The ground was still soft from yesterday’s rainfall. The knees of John’s overalls were comfortably soaked, and another layer of soil slowly seeped into the fabric. He plunged a strong bundle of stiff fingers into the dirt then slowly twisted and lifted, leaving a perfectly sized, perfectly deep little hole. The newly open mouth was begging to be fed. John snagged a tiny seed from the sack on his hip and flipped it in. With a light slide of his hand the mouth was closed again.
This was John’s happy place. He could move faster, but the joy was in the process, not the product. He might never witness that. Routine seemed to drive a lot of people crazy. John thought they were crazy. He adored the simplicity of his journey, roaming the countryside with just a sack of potential on his hip and a small bindle on his shoulder.
John picked his head up to look out at the field of new mini-mounds illuminated by the setting sun. Hundreds of little smiles filled with little seeds. He got great joy from each one, but seeing hundreds of completed projects in a single day was the greatest satisfaction he got from what others at first called “small ambition.” He laid back onto the ground behind him, sinking in just slightly to finish the day a little closer to his seeds. Small, large, crazy, sane, John had long ago let these words go.
It came from the distance. Ugh. John can’t that let go. They won’t let him. That stupid childish name. He stayed on the ground and closed his eyes.
“Hey!” John whipped his eyes open to find a young man staring down at him shouting, “Johnny!”
John sat up to engage. “Yes? Can I help you?”
“I heard you were coming to town. The great Johnny Appleseed.”
John let out a heavy sigh and scanned his verbal captor. This young man was covered in more dirt than John, who was currently lying in dirt. Mud and muck had seeped into this man’s skin and hair. His shirt’s color had inverted, brown with spots of white racing towards extinction. Even for someone who lived on the road John could feel this man’s odor attacking him.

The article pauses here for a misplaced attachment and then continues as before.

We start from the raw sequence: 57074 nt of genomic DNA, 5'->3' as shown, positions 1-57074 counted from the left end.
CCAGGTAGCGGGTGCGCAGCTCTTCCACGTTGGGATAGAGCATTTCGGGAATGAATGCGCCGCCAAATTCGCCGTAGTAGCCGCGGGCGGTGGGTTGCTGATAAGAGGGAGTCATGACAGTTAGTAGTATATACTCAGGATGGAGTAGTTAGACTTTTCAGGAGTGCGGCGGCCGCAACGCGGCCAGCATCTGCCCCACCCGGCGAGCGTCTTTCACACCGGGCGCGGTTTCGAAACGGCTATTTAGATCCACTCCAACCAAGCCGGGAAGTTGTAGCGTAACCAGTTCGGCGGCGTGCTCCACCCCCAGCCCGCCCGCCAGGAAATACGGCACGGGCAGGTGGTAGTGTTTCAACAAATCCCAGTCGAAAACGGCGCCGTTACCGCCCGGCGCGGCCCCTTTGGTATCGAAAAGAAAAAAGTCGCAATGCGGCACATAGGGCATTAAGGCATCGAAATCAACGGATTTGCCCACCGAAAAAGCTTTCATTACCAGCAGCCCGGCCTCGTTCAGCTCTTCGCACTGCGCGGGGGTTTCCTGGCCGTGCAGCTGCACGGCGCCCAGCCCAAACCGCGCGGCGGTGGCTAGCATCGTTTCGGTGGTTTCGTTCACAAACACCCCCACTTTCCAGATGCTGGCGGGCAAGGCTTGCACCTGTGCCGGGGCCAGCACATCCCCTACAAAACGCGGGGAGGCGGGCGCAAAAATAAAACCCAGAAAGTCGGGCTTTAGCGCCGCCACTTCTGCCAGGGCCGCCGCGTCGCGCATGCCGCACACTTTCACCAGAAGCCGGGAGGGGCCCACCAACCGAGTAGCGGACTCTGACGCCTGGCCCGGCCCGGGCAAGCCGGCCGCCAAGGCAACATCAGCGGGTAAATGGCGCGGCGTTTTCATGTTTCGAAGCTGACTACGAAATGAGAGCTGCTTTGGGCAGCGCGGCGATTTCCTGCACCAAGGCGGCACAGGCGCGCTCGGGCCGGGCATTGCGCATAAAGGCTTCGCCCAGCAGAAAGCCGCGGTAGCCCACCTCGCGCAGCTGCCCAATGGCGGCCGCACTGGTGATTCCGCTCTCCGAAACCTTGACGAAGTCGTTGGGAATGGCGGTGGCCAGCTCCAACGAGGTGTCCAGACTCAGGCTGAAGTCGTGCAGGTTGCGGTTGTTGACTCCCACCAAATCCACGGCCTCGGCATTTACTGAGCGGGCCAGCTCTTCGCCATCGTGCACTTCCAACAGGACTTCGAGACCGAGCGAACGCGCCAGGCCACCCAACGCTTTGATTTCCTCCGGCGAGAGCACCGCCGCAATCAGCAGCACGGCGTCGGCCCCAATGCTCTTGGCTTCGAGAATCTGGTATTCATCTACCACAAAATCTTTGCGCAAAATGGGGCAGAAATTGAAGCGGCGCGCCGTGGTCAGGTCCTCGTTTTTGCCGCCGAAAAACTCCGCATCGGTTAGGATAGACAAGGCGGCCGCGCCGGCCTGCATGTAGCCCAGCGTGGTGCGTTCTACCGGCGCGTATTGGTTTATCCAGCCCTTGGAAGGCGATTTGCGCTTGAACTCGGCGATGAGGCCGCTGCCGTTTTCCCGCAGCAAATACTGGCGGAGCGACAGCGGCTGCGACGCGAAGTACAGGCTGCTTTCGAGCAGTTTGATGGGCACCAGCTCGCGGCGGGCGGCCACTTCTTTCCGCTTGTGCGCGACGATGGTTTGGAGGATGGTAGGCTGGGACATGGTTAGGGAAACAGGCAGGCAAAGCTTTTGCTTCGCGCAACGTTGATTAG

“Can I help you?”
“I just wanted to come sees you. You got the overalls and…” he looked down at John’s hip, “the seed bag! Can I have one?”
“Appleseed!” He widened his eyes and smiled with his lip lightly quivering.
John stood up shaking his head. If this man was going to act like a child, John would treat him accordingly. He broke out the loud whisper he used with his youngest fans. “Ok! But you have to make me a promise…”
“I’ll do it!”
“You have to promise me you’ll plant it yourself and watch the tree grow, just like you!”
“Yup I will!” This young man was giddy and beaming, his open hand extended. John reached down and placed a seed in the inviting palm.
The young man instantly closed his fist and started running towards town. “Johnny Appleseed! I got me a seed from Johnny!”
As the man disappeared into the distance John knew his peace had come to an end. Whenever he was found by a gossip he was sure to be pounced on by reporters and children. He preferred the solitude afforded by open fields.
John picked up his bindle, flipped it onto his shoulder, and began moving down the road to wherever he wanted. He didn’t want to see people now. He was playing the long game. His work would make him a time traveler. That stupid name though, that will surely be forgotten. John Chapman. That’s how he’ll be remembered.
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